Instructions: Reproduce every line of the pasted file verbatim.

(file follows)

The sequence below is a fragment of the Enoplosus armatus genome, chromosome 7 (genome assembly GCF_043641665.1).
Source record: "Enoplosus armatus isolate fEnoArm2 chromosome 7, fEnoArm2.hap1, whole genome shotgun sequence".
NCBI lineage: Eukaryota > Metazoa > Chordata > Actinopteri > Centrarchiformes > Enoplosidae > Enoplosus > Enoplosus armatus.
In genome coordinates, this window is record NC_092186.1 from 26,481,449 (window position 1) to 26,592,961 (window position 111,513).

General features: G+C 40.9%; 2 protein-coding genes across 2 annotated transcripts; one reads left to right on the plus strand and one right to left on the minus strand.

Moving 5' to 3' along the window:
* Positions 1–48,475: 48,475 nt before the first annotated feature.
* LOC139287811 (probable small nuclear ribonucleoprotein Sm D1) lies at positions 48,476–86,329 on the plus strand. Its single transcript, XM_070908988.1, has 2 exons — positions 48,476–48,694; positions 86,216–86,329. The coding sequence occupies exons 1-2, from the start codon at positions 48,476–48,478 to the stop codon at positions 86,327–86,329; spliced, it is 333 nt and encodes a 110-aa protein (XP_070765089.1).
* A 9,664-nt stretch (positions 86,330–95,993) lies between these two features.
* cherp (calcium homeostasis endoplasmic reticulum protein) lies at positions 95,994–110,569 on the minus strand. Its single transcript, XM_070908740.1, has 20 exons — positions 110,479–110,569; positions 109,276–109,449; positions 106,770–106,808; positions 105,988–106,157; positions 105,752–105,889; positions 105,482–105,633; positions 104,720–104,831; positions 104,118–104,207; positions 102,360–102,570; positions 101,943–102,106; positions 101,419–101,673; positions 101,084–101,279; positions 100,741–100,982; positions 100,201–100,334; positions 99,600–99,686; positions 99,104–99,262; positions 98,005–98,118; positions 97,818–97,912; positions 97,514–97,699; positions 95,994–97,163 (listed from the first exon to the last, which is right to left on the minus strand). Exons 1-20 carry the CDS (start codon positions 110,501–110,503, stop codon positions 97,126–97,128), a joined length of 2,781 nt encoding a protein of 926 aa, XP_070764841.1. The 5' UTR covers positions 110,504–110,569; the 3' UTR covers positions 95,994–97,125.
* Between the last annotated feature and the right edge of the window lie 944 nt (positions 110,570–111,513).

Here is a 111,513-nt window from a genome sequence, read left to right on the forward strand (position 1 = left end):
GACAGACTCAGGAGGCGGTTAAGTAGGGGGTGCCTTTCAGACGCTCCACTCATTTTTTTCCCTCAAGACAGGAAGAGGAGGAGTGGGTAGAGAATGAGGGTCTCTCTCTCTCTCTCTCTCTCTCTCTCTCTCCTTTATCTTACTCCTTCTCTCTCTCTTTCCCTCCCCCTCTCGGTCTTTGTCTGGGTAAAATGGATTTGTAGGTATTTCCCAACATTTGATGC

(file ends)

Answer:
The sequence below is a fragment of the Enoplosus armatus genome, chromosome 7 (genome assembly GCF_043641665.1).
Source record: "Enoplosus armatus isolate fEnoArm2 chromosome 7, fEnoArm2.hap1, whole genome shotgun sequence".
NCBI lineage: Eukaryota > Metazoa > Chordata > Actinopteri > Centrarchiformes > Enoplosidae > Enoplosus > Enoplosus armatus.
In genome coordinates, this window is record NC_092186.1 from 26,481,449 (window position 1) to 26,592,961 (window position 111,513).

General features: G+C 40.9%; 2 protein-coding genes across 2 annotated transcripts; one reads left to right on the plus strand and one right to left on the minus strand.

Moving 5' to 3' along the window:
* Positions 1–48,475: 48,475 nt before the first annotated feature.
* LOC139287811 (probable small nuclear ribonucleoprotein Sm D1) lies at positions 48,476–86,329 on the plus strand. Its single transcript, XM_070908988.1, has 2 exons — positions 48,476–48,694; positions 86,216–86,329. The coding sequence occupies exons 1-2, from the start codon at positions 48,476–48,478 to the stop codon at positions 86,327–86,329; spliced, it is 333 nt and encodes a 110-aa protein (XP_070765089.1).
* A 9,664-nt stretch (positions 86,330–95,993) lies between these two features.
* cherp (calcium homeostasis endoplasmic reticulum protein) lies at positions 95,994–110,569 on the minus strand. Its single transcript, XM_070908740.1, has 20 exons — positions 110,479–110,569; positions 109,276–109,449; positions 106,770–106,808; positions 105,988–106,157; positions 105,752–105,889; positions 105,482–105,633; positions 104,720–104,831; positions 104,118–104,207; positions 102,360–102,570; positions 101,943–102,106; positions 101,419–101,673; positions 101,084–101,279; positions 100,741–100,982; positions 100,201–100,334; positions 99,600–99,686; positions 99,104–99,262; positions 98,005–98,118; positions 97,818–97,912; positions 97,514–97,699; positions 95,994–97,163 (listed from the first exon to the last, which is right to left on the minus strand). Exons 1-20 carry the CDS (start codon positions 110,501–110,503, stop codon positions 97,126–97,128), a joined length of 2,781 nt encoding a protein of 926 aa, XP_070764841.1. The 5' UTR covers positions 110,504–110,569; the 3' UTR covers positions 95,994–97,125.
* Between the last annotated feature and the right edge of the window lie 944 nt (positions 110,570–111,513).

Here is a 111,513-nt window from a genome sequence, read left to right on the forward strand (position 1 = left end):
GACAGACTCAGGAGGCGGTTAAGTAGGGGGTGCCTTTCAGACGCTCCACTCATTTTTTTCCCTCAAGACAGGAAGAGGAGGAGTGGGTAGAGAATGAGGGTCTCTCTCTCTCTCTCTCTCTCTCTCTCTCTCCTTTATCTTACTCCTTCTCTCTCTCTTTCCCTCCCCCTCTCGGTCTTTGTCTGGGTAAAATGGATTTGTAGGTATTTCCCAACATTTGATGC